CanoKey QEMU

CanoKey [1] is an open-source secure key with supports of

  • U2F / FIDO2 with Ed25519 and HMAC-secret
  • OpenPGP Card V3.4 with RSA4096, Ed25519 and more [2]
  • PIV (NIST SP 800-73-4)
  • HOTP / TOTP
  • NDEF

All these platform-independent features are in canokey-core [3].

For different platforms, CanoKey has different implementations, including both hardware implementions and virtual cards:

  • CanoKey STM32 [4]
  • CanoKey Pigeon [5]
  • (virt-card) CanoKey USB/IP
  • (virt-card) CanoKey FunctionFS

In QEMU, yet another CanoKey virt-card is implemented. CanoKey QEMU exposes itself as a USB device to the guest OS.

With the same software configuration as a hardware key, the guest OS can use all the functionalities of a secure key as if there was actually an hardware key plugged in.

CanoKey QEMU provides much convenience for debuging:

  • libcanokey-qemu supports debuging output thus developers can inspect what happens inside a secure key
  • CanoKey QEMU supports trace event thus event
  • QEMU USB stack supports pcap thus USB packet between the guest and key can be captured and analysed

Then for developers:

  • For developers on software with secure key support (e.g. FIDO2, OpenPGP), they can see what happens inside the secure key
  • For secure key developers, USB packets between guest OS and CanoKey can be easily captured and analysed

Also since this is a virtual card, it can be easily used in CI for testing on code coping with secure key.

Building

libcanokey-qemu is required to use CanoKey QEMU.

git clone https://github.com/canokeys/canokey-qemu
mkdir canokey-qemu/build
pushd canokey-qemu/build

If you want to install libcanokey-qemu in a different place, add -DCMAKE_INSTALL_PREFIX=/path/to/your/place to cmake below.

cmake ..
make
make install # may need sudo
popd

Then configuring and building:

# depending on your env, lib/pkgconfig can be lib64/pkgconfig
export PKG_CONFIG_PATH=/path/to/your/place/lib/pkgconfig:$PKG_CONFIG_PATH
./configure --enable-canokey && make

Using CanoKey QEMU

CanoKey QEMU stores all its data on a file of the host specified by the argument when invoking qemu.

qemu-system-x86_64 -usb -device canokey,file=$HOME/.canokey-file

Note: you should keep this file carefully as it may contain your private key!

The first time when the file is used, it is created and initialized by CanoKey, afterwards CanoKey QEMU would just read this file.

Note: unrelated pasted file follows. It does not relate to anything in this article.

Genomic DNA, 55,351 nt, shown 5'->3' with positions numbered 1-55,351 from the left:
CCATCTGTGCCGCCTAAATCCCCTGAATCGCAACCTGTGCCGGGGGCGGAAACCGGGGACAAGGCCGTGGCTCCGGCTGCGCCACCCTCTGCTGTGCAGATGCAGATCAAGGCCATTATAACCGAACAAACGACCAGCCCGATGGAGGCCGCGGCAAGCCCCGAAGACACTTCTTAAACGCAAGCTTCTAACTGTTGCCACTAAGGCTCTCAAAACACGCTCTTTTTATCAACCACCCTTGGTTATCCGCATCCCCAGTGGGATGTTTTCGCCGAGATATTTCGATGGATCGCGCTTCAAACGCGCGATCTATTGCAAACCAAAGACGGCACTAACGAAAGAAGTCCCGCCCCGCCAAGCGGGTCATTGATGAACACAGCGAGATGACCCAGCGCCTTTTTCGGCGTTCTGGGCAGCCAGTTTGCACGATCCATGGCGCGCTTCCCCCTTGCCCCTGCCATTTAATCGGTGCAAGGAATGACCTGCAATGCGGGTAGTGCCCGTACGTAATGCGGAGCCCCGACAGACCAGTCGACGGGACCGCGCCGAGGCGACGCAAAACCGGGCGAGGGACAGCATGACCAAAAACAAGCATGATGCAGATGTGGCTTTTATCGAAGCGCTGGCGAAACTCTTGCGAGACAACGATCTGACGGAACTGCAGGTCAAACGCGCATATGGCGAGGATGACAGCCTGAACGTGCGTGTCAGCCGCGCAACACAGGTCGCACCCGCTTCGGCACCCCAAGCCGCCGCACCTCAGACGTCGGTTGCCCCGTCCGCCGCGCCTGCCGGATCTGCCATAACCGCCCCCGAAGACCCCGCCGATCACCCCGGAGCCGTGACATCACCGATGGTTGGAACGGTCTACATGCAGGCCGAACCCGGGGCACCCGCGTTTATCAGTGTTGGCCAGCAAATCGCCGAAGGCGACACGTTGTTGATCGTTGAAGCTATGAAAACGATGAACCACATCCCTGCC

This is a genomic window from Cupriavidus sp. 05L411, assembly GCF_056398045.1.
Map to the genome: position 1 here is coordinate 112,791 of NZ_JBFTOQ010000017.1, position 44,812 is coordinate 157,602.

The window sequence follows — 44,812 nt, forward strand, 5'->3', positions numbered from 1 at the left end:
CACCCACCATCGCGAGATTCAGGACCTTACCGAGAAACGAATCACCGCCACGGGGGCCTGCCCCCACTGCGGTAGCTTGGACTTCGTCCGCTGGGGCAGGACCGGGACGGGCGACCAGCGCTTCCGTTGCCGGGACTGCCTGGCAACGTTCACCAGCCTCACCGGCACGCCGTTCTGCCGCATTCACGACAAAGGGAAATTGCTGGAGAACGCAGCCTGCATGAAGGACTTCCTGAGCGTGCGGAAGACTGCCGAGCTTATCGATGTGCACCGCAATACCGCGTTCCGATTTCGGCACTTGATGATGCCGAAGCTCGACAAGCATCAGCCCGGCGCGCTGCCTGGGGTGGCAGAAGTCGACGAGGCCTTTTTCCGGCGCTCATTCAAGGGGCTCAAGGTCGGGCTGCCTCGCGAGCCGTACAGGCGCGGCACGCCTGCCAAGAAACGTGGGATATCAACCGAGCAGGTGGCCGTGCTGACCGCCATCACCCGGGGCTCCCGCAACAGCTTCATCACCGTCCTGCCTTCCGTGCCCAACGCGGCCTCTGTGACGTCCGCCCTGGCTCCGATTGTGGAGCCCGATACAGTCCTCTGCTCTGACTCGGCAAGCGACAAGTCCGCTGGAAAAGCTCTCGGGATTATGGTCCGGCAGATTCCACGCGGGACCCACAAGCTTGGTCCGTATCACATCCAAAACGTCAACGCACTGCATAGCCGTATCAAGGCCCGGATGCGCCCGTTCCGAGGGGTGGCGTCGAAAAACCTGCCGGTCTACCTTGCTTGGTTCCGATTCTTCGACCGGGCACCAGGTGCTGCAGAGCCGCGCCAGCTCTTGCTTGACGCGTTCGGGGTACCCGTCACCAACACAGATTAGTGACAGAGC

After the guest OS boots, you can check that there is a USB device.

For example, If the guest OS is an Linux machine. You may invoke lsusb and find CanoKey QEMU there:

$ lsusb
Bus 001 Device 002: ID 20a0:42d4 Clay Logic CanoKey QEMU

You may setup the key as guided in [6]. The console for the key is at [7].

Debuging

CanoKey QEMU consists of two parts, libcanokey-qemu.so and canokey.c, the latter of which resides in QEMU. The former provides core functionality of a secure key while the latter provides platform-dependent functions: USB packet handling.

If you want to trace what happens inside the secure key, when compiling libcanokey-qemu, you should add -DQEMU_DEBUG_OUTPUT=ON in cmake command line:

cmake .. -DQEMU_DEBUG_OUTPUT=ON

If you want to trace events happened in canokey.c, use

qemu-system-x86_64 --trace "canokey_*" \
    -usb -device canokey,file=$HOME/.canokey-file

If you want to capture USB packets between the guest and the host, you can:

qemu-system-x86_64 -usb -device canokey,file=$HOME/.canokey-file,pcap=key.pcap

Limitations

Currently libcanokey-qemu.so has dozens of global variables as it was originally designed for embedded systems. Thus one qemu instance can not have multiple CanoKey QEMU running, namely you can not

qemu-system-x86_64 -usb -device canokey,file=$HOME/.canokey-file \
     -device canokey,file=$HOME/.canokey-file2

Also, there is no lock on canokey-file, thus two CanoKey QEMU instance can not read one canokey-file at the same time.

Another limitation is that this device is not compatible with qemu-xhci, in that this device would hang when there are FIDO2 packets (traffic on interrupt endpoints). If you do not use FIDO2 then it works as intended, but for full functionality you should use old uhci/ehci bus and attach canokey to it, for example

qemu-system-x86_64 -device piix3-usb-uhci,id=uhci -device canokey,bus=uhci.0